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Fish tailing when engine braking

Discussion in 'New Riders and Riding Tips' started by walkinshaw, Dec 5, 2014.

  1. Hi all, I'm a new rider with about 6 months experience. My first bike was a KTM 450 dual sport, and I just recently bought a Honda rvf400. While riding it yesterday I revved it high to quite a high speed in first gear(to see how tall it was) then let off the throttle and as the bike engine braked the back wheel momentarily lost traction.

    Now I know if you dump to too low a gear for your speed the rear wheel will start to slide, but I have not heard of this happening simply by letting off the throttle in the same gear. Is this something I need to watch out for on a high rev bike? Rvf400 red lines at around 18k

  2. Well, yeah, in low gears the engine braking is magnified. Shouldn't be a problem in higher gears where you'll usually be riding.
  3. But are you saying you shouldn't ever rev up in to high rev ranges in first gear?
  4. walkinshawwalkinshaw Yes this can happen when you shut off the throttle suddenly like this. The engine starts engine breaking hard and the effect of this is transferred through to the back wheel. The effect of slowing down also takes some weight off the back wheel which can cause the back wheel to wander or lock up.

    This is a good thing to learn, now you know why it is never advisable to close the throttle mid corner ;-)
    • Like Like x 1
  5. Well assuming you can control the wheelie, you're usually only revving up high in 1st to then change into 2nd. So You're never off the throttle in 1st, so you don't have the compression lock up problem.

    If you're after low speed maneuvering, you'd be better off a low revs in 2nd with back brake and slipping clutch if required.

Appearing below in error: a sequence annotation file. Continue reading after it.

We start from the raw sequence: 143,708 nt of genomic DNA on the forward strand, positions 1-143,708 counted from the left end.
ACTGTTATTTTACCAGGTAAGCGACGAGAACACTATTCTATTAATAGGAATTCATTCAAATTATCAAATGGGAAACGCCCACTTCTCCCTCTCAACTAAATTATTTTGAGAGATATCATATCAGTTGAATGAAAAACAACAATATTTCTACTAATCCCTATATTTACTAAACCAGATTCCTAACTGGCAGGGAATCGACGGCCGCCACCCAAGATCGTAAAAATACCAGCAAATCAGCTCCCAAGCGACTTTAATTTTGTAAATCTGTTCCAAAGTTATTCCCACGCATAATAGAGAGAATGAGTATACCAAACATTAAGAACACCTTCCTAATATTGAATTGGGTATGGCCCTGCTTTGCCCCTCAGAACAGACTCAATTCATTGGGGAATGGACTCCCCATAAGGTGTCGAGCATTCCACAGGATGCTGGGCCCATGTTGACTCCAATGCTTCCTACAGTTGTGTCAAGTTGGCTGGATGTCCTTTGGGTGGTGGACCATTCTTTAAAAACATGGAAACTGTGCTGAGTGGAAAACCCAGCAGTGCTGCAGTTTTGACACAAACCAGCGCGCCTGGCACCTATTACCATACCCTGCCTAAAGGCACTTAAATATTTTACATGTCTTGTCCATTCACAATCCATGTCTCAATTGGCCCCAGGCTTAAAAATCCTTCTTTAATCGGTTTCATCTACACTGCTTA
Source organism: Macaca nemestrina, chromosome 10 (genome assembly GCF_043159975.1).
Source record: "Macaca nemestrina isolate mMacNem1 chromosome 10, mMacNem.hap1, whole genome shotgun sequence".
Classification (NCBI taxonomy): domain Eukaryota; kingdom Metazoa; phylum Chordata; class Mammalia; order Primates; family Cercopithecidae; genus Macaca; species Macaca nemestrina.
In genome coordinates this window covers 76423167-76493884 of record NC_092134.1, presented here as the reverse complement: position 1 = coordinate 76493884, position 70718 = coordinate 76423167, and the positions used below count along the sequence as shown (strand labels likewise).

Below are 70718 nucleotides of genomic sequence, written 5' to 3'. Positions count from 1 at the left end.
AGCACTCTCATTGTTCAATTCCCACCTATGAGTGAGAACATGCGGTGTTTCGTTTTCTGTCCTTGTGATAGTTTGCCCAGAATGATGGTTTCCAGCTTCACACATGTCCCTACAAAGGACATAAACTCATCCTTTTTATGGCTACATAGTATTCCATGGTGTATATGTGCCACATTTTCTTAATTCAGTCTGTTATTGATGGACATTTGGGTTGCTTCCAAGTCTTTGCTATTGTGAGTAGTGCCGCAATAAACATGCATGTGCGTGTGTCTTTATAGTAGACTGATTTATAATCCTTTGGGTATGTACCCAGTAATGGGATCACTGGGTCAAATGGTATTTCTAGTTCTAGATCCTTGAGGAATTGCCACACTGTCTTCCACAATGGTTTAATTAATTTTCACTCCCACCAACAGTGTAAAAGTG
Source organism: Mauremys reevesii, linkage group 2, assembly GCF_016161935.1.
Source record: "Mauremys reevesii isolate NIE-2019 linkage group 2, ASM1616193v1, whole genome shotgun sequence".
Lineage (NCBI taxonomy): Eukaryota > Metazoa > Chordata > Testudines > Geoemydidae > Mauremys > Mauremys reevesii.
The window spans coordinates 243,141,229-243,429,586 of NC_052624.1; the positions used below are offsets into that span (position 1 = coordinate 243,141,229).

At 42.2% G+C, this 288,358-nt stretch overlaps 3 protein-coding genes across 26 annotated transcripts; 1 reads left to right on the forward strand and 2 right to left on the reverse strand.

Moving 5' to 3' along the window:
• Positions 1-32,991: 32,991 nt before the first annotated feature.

More experienced riders can add more value, hang around until they respond.
  6. Unless I have what happened to you wrong,you have just described why lots of sports bikes have a Slipper Clutch as standard these days.This effect is magnified in engines with a high compression ratio.When you see a road race bike sideways heading to the apex of a corner,slipper clutches make this easier to control.The effect is less abrupt and in some cases the effect can be adjusted to suit.They soften the effect of engine braking.Its doable without a slipper but is abrupt and easier to loose grip.
  7. I find it extremely hard to believe that you can compression lock RVF400 (in normal conditions) by rolling off the throttle, or even chopping while always being in 1st gear.

    So you better provide more and better details before everyone will start coming up with some imaginable nonsense.
  8. I cannot understand why anyone would rev the tits off theor bike in 1st then just let go of the throttle and not even gear up so the revs drop down and its not so abrupt on the bike. I cant say i have ever done this
  9. Separate topic. The OP was just "curious" and there's no problem with that.

    Also if you'll have something like CBR250RR you will HAVE to the rev tits of it because that's where it's all power is.